It had been a dream of mine to start my own label since my freshman year of high school. During these years I was an official musical elitist geek, you know the types, and I typified that stereotype for sure! You have to be at least fifteen in the state of Texas to have a job, and as soon as that birthday came knocking, I was working at the coolest record store in Dallas being schooled by the musicologists clerks I had been bugging for a job since thirteen. As high school progressed I started writing music reviews for my high school paper and zines, interned at independent and major labels and booked as well as played in bands. I tried to make music my drive in school and outside of it and totally lived music 24/7. This is where it all came together for me: I enjoyed being a producer and musician, promoter and agent, label and artist, and finally critic and fan. But ultimately the mystique of small labels and the heart that was there really embodied everything I was looking for - a true commitment to music and vision without being blinded by status quo. It is still more impressive to me to watch labels like Ninja Tune, Good Looking, Thrill Jockey, etc. defy any trend and amass the rapid fan base more than any money machine could ever manufacture.

I couldn't wait to get to Lawrence to start climbing the ladder. When I got here, I spent a year diving into Lawrence and all that it had to offer. My sophomore year I started a mobile DJ company that was pretty successful for two years, then I finally landed an internship with Avalanche Productions above the Bottleneck, and that same location is where my business is now. It is there that I got to experience the inner workings of the music business on an entirely new level. I mean in that one tiny office, I got to witness five awesome booking powers of the Midwest music business work together to build this towns and the Midwest’s notoriety and watch them evolve to where they are now with there own businesses. You had Jeff Fortier, Josh Hunt, Bill Pile, Jackie Becker and Jesse Jackson! Seeing that take place really inspired me to take the plunge further. When they moved down the street and I knew that the recording studio across the hall, mercy records, was going under, I immediately found the landlord and made a call and the rest is history. Getting this location in the heart of downtown, in a space where so many important music ventures happened is a dream come true and I hope to, as Jeff Fortier recently said in an interview, "keep rock and roll alive above the Bottleneck.”

Tell me about the artists - how are they selected and what kind of music are they making?

Well, the running joke is that we sign anything that would make it onto one of our mix tapes. That’s not to far from the truth. I have a very diverse palate of music as well as those around me. There is obviously a commitment to regional electronic music - half of our roster is electronic in nature, but beats are a gateway drug, so anything that has power and groove will find its way here.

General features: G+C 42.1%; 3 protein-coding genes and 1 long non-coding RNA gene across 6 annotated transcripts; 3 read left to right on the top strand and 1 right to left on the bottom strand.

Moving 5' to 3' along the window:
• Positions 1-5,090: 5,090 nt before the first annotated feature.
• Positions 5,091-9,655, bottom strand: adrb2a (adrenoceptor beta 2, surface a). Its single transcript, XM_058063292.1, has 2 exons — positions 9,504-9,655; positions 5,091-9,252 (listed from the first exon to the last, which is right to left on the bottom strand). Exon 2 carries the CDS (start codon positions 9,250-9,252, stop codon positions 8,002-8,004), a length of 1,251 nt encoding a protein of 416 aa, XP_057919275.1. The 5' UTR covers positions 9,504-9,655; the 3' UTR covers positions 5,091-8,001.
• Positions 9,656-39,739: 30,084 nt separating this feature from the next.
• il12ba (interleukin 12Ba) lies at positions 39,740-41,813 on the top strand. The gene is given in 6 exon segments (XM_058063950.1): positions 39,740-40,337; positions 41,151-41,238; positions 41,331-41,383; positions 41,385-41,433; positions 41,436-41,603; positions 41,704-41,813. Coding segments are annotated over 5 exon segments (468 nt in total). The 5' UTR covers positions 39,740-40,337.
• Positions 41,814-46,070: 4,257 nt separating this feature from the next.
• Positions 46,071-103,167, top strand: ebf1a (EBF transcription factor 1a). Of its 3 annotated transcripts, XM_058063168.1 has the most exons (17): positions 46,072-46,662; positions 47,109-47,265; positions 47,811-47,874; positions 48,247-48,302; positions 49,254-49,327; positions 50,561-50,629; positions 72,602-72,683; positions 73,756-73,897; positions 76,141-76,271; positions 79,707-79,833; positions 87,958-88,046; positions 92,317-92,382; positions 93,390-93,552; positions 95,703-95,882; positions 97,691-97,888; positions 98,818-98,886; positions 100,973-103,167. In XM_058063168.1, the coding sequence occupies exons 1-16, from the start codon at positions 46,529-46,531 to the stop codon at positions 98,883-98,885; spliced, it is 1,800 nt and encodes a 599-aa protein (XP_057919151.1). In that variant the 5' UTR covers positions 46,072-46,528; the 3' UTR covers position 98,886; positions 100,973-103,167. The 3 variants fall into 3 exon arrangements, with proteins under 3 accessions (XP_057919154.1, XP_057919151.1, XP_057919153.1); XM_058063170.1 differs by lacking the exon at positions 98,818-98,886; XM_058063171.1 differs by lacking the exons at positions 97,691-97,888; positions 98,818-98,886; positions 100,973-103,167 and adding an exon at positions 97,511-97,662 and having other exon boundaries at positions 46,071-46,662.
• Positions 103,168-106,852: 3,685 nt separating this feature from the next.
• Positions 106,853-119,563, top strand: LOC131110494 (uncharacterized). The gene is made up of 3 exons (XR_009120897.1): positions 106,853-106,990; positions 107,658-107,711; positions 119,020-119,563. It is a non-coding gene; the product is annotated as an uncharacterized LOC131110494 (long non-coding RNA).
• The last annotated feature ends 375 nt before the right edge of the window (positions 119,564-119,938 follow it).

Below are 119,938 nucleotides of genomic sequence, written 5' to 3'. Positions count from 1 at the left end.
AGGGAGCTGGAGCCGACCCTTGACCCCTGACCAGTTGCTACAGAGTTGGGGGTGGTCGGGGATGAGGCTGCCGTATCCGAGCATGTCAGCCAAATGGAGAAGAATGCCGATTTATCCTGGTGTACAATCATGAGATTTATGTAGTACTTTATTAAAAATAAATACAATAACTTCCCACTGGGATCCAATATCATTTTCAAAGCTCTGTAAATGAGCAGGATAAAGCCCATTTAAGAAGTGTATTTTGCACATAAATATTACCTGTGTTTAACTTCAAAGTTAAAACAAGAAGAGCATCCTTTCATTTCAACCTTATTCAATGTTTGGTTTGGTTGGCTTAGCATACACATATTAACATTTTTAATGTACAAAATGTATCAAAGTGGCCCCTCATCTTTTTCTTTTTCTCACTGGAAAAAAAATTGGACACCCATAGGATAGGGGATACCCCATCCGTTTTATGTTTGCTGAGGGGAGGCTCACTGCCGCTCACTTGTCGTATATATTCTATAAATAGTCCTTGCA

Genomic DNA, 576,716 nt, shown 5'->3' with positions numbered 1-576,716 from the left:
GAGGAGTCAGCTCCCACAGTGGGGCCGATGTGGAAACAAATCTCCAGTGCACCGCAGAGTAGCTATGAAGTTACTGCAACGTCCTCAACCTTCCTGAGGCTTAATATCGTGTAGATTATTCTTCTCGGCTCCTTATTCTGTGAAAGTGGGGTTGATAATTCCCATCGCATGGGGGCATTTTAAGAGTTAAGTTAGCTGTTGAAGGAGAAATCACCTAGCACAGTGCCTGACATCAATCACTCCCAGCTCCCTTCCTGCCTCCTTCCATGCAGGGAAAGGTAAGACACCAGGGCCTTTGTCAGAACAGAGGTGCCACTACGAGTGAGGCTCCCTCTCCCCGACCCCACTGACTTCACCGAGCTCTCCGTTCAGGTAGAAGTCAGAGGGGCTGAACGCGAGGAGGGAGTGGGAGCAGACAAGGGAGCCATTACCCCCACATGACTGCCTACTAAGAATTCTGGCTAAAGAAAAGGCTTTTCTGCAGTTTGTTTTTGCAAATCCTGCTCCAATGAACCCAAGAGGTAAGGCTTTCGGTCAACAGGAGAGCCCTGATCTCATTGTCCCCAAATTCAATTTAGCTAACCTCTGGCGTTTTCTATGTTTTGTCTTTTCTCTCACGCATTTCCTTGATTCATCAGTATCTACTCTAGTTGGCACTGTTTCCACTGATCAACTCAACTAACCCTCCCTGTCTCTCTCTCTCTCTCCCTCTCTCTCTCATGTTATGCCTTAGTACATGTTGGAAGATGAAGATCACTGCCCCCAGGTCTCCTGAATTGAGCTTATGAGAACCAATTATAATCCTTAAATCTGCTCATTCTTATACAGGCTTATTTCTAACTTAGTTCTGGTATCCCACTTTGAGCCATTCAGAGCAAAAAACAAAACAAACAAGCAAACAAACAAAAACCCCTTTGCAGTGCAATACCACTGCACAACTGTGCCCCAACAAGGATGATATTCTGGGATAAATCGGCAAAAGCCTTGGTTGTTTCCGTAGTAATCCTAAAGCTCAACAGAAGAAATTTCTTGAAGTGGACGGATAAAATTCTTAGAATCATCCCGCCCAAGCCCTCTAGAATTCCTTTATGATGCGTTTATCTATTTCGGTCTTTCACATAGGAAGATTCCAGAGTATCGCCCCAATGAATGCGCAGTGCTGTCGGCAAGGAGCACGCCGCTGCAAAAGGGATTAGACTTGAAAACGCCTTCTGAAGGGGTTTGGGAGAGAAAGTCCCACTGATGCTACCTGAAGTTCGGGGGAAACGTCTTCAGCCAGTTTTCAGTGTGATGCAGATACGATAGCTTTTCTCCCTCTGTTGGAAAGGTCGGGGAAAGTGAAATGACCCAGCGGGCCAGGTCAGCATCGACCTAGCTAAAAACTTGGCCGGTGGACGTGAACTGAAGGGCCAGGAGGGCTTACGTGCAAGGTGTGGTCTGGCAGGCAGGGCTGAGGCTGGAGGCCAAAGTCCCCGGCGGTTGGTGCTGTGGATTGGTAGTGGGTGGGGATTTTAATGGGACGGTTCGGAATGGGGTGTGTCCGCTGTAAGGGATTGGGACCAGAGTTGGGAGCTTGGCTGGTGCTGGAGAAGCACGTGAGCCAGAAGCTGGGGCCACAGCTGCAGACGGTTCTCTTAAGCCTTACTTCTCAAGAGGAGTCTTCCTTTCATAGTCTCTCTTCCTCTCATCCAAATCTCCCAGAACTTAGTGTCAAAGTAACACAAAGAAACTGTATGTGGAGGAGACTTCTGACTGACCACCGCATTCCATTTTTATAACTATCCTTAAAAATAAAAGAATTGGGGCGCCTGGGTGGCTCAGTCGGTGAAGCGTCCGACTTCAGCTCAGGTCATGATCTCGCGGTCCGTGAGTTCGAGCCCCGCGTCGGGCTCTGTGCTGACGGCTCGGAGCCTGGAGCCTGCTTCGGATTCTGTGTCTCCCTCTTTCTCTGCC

We are very proud to have released, in my opinion, the best live DNB record on the planet, that being Siamese’s “Ancients of days.” They are a live DNB band from Seattle who've played with Amon Tobin, LTJ Bukem, etc. and are driven by the hands down best live DNB drummer on this planet, Kevin Sawka. The new Archetype record "Bleed for them" is coming out in a week and we can't be more proud to be working with Nesbeat and I.D and co-releasing this with Datura records, which is owned by Willis and Approach. I.D just did a record that came out on Mush and Nez has made beats for Murs, Mac lethals’ new record coming out on Rhyme Sayers and countless of others so this will probably help the buzz, but overall this masterpiece speaks for itself. Lets see, oh Mo-Sys signed with us right before moving to Paris and his album should be out in 4 months. The last release for us this year will be our first wax pressing which is a Johnny Quest/Stikfiga 12" and it's very promising debut from Stik.

We have 6 more releases coming up next year including the new DJNOTADJ album, the Tanner Walle solo record, Pleasuremaker, as well as my solo project "banging x numbers". We have a few surprises up our sleeves as well so stay tuned. Our entire roster at the moment includes
Archetype, Asterales, Banging x numbers, Blackout Gorgeous, DJNOTADJ, Drouble Bass, Entrpronegro, Johnny Quest, Mo-Sys, Nezbeat, O.D.B.D (original drum n bass duo) Pleasuremaker, Siamese, Stikfiga and Tanner Walle.

Have you released anything? Has a distributor picked it up? Where can I get your music?

Up until now we have only released five records. We had distro with I.D.N but lost it when Kindercore split. With the limited amount of funds available to each release we are sticking to the mostly digital downloads and vinyl model of business while we organize the label and make our ascent more structured. We press 1000 cd’s at least for each release and those forthcoming, but the emphasis will be on our use of Itunes, which is getting hammered out right now, as well as other DDA vendors and the vinyl buying public. Retail is something we hope our buzz moves us into, but unless you have $50,000 to properly put a record through the system, grassroot tactics are the only rational choice.

With all the bands and hip hop going on, it seems like Lawrence is stuffed with creative talent. How do you feel about the city?

I am born and raised in Texas, but the 7 years I’ve lived in Lawrence really feel more like home than Dallas. I love the energy of our town and I’ve never experienced such a tight knit arts community all working with each other for a common goal, putting and keeping this town on the map. There is so much good local music, it's almost unfathomable. I’m glad to try and play a role in the ongoing creative development of our town along side so many great peers who are making this town what it is. I am so thrilled to be able to record our town’s bands in the studio, release our town’s talents on my label and just be an artist myself in this great city. It’s never been a better time to live in the "city of arts!"
Any shout outs?

Lastly, I’d like to take this opportunity to thank Ben Jackson for moving up here from Dallas to be the head engineer at Mixtape Soundlab. This kid is a sonic genius and I think he is a new secret asset to this towns band’s. He came to us from one of the biggest and baddest studios in the South. No one leaves that type of job in this industry climate, but this town’s charisma drew him here. It’s very inspiring to see Lawrence have that type of affect on someone.

For more information, visit MixTapeSoundLab.com